Supply Chain Management Doesn’t Belong in the Finance Department
The speakers made a lot of good points. I agree that communication is important. But in my experience, that puts the onus for better collaboration on the wrong foot.
I’ve seen supply chain managers make the effort to reach out to other company leaders, but the love doesn’t flow in the other direction. Outreach from other functional areas tends to be scarce. Why? Because purchasing tends to be regarded as tactical; its leaders don’t have a seat at the strategic-planning table. Consequently, any effort on purchasing’s part to reach out tends to be stonewalled or otherwise disregarded.
This lack of collaboration is based on thinking that purchasing tends to need only a sole focus on piece price and for this reason can only provide incremental (at best) financial impact to company financials.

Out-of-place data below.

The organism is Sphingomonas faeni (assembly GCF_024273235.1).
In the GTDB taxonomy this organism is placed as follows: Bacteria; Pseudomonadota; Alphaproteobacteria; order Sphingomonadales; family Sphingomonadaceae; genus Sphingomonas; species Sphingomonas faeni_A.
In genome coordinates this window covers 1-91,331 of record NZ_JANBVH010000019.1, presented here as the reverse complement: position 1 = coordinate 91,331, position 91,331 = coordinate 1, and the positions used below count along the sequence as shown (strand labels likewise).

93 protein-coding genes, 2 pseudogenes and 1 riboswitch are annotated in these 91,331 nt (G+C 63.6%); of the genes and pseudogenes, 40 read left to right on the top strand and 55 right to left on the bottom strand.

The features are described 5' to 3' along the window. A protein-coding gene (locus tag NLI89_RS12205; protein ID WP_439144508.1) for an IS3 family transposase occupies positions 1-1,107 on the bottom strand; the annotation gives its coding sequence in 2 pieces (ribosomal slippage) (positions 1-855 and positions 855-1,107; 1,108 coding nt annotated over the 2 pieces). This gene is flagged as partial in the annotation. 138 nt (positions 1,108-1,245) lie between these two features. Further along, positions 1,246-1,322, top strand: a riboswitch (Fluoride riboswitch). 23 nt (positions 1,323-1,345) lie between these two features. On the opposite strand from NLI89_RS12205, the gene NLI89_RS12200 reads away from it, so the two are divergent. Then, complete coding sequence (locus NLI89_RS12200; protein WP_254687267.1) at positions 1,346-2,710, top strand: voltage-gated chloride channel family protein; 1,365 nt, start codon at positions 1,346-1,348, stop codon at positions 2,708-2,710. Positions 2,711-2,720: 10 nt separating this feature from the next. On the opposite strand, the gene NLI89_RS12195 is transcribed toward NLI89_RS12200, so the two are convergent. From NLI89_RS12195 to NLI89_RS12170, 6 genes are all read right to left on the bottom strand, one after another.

If you are a regular reader of my columns, you see I believe this needs to change for organizations to maximize purchasing’s positive impact.
The presenters also said that some of the best supply chain leaders are found in the finance department, noting that only supply chain and finance have end-to-end visibility of a company’s entire value stream.
I would argue that the visibility finance has into their company’s value stream is very limited. Why? In most organizations—again, from my experience—finance only submits executive-level financial exhibits related to piece-price reduction, internal costs due to poor quality and costs associated with operational downtime due to late shipments.
Purchasing professionals know that these three metrics give very little visibility in the actual capability of individual suppliers, particularly since those metrics can be “gamed.”